A new system that allow food crops to be irrigated with seawater is being trialled by the University of Surrey in the UK offering a potential miracle for Kenyan coastal farmers grappling with a scarcity of fresh water for their produce, even as they live beside a huge water mass.
According to the UK researchers, led by Professor Adel Sharif, 97.5 per cent of the world's water is salty and not usable for the great majority of agriculture. Farmers and local NGOs have tried to resolve this by working to adapt soils to the salt levels, but with poor results.
A slowdown in the growth of Kenya's agricultural output in 2011, which rose 1.5 per cent compared with a rise of 6.5 per cent in 2010, has been held up as the key factor dampening overall economic growth last year - which ran at 4.4 per cent, compared with growth of 5.8 per cent a year earlier.
According to data in the Economic Survey 2012, released by the Kenya National Bureau of Statistics and the Ministry of Planning last week, the slowdown in agriculture — Kenya’s key economic driver, employing over 80 per cent of the country’s labour force and accounting for quarter of the country's GDP - was due to unfavourable weather in some regions, and the weakening of the Kenyan shilling, which increased the prices of farm inputs.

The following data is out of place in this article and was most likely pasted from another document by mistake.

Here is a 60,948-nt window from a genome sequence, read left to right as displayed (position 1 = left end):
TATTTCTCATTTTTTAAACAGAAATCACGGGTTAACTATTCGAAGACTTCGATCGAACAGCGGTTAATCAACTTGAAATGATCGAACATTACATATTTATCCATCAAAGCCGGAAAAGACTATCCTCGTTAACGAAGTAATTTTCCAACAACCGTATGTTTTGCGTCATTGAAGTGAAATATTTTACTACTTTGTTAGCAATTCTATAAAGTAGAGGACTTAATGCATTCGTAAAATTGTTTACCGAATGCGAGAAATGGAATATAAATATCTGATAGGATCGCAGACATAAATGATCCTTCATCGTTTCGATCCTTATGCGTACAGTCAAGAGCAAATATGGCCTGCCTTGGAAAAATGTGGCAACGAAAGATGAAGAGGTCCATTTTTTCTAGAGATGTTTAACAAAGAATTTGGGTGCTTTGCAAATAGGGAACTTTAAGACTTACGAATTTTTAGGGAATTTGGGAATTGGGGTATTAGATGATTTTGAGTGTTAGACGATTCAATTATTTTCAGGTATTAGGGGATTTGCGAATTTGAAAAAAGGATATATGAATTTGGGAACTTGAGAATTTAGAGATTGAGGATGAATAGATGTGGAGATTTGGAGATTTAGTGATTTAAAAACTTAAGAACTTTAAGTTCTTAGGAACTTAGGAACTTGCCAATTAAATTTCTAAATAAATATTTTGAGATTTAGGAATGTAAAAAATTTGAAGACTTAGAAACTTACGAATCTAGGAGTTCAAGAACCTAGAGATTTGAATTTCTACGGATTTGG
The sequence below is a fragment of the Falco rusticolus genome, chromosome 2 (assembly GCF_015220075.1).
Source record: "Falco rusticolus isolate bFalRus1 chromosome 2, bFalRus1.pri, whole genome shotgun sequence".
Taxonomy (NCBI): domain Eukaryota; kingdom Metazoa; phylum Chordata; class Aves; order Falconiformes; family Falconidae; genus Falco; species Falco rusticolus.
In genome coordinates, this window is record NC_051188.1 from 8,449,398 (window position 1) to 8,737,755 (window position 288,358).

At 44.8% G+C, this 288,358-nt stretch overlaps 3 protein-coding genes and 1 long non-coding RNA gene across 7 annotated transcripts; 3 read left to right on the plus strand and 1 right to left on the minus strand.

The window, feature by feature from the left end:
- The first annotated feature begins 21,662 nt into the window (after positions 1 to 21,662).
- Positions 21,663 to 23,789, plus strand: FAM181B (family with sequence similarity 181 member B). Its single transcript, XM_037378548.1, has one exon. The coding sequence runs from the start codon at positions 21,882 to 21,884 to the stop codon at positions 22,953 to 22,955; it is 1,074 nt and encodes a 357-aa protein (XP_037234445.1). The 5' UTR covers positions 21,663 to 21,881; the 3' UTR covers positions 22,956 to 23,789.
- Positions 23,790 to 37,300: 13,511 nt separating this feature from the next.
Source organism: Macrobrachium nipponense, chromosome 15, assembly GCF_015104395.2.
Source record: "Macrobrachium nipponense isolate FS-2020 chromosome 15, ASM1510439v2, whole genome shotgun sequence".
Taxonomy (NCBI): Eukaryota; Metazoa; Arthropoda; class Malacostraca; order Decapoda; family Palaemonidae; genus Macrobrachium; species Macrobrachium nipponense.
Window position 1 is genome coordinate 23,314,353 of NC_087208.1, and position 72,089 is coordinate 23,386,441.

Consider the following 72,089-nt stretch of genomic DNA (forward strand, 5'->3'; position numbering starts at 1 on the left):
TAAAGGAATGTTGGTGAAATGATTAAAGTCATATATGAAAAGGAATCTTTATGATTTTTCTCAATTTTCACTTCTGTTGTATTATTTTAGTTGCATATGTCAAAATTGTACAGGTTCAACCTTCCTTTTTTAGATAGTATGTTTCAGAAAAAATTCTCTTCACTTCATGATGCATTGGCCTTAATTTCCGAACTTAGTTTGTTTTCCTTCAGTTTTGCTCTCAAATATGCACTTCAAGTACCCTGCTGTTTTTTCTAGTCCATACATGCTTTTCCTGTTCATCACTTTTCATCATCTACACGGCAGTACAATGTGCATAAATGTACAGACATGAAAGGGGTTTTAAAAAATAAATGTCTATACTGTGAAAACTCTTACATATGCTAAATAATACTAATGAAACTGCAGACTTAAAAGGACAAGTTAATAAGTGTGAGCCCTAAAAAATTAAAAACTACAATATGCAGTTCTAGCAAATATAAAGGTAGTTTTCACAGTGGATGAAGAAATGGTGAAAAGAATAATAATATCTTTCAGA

The outcomes emphasise how closely linked agriculture is to the overall performance of the economy.
All the country's major crops registered declines in production in 2011, except for rice, cotton, pyrethrum and sisal, which were driven upwards by the emergence of new markets, such as cotton exports to China. Global supply constraints also resulted in better prices for tea and coffee. However, tea output dropped in the first quarter of 2012, due to depressed rainfall, with many tea growing regions also suffering severe tea frost.
Wheat production recorded the biggest dip in production to 105,000 tonnes in 2011 from 200,000 tonnes in 2010, due to a severe drought that hit the main producing areas around Narok that contribute an estimated 40 per cent of the national crop. However higher prices at the international and local markets increased the value of some of the crops.
“The value of marketed maize production, for example, more than doubled from the 2010 levels to Sh10.1 billion, mainly as a result of higher prices paid to farmers,” the Economic Survey 2012 said.
At 4.4 per cent, Kenya’s economic growth stands at less than half the 10 per cent target the country needs to achieve and sustain in the next 18 years to realise the goal of becoming a middle income state by the year 2030.